Probably because it might be considered tawdry and tasteless and reeking of what Lucifer leaves behind in the potties of Hades, this “business” of charging for what used to be considered news, the State Journal-Register obituaries are administered today by their Classified Advertising Department. I am not lying to you, but I wish I were.  I had been told how much the obit would cost per line and that there would be an extra charge for a picture, but in my extreme naivete, I could not imagine paying more than $40 for that many words and the picture which Marjorie had posted to Facebook, making it public domain. That picture is included at the top of my previous post. I agreed to drive to the SJ-R offices once they had called me with the cost and pay in cash. The call came with sticker shock: $210 if we included the picture! It took me several seconds to think of something to say. Even without the picture, I was told the cost would be about $150. It was important for me to let readers know services would be held in Key West, and I was reminded that a free obit could not include that information. Ashley, the person who called with the cost, explained she could significantly shorten the obit to run for only $59, and to put the production behind me, I agreed to that. She would e me the abbreviated version, and if I approved, I could come down to the offices and pay for it so they could get it into Tuesday’s paper. So I did. Since the version I approved was an edited version of what I originally wrote, I consider that sharing what appeared in today’s paper is not plagiarism, and I hope the law concurs. Here are the words from today’s SJ-R . . . .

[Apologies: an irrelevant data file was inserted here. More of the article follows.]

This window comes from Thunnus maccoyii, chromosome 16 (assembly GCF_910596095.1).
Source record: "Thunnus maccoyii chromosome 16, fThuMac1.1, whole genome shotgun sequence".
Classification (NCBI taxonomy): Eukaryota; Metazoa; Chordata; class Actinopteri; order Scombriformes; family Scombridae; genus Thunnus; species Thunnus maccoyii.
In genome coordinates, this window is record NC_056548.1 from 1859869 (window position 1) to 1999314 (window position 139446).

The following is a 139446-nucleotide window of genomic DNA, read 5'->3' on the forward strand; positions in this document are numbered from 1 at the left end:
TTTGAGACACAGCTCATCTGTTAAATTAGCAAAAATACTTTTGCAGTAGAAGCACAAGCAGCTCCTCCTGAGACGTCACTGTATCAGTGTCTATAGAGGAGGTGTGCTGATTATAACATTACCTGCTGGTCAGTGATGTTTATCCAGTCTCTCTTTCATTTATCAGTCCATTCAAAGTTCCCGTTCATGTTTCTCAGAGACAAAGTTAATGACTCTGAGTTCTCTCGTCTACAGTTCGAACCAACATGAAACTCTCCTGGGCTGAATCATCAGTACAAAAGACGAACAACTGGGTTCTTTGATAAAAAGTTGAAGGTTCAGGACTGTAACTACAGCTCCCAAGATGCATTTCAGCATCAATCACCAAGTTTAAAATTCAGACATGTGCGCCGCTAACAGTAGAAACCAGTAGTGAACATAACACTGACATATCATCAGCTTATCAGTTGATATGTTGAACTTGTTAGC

William Harrison Conger
KEY WEST, FL – William Harrison Conger, passed quietly at home in Key West, FL. on October 6 after a long liver ailment. Bill loved the ocean so much that family and friends in Key West will gather at Anne’s Beach on Saturday, October 23, from noon-6:00 pm.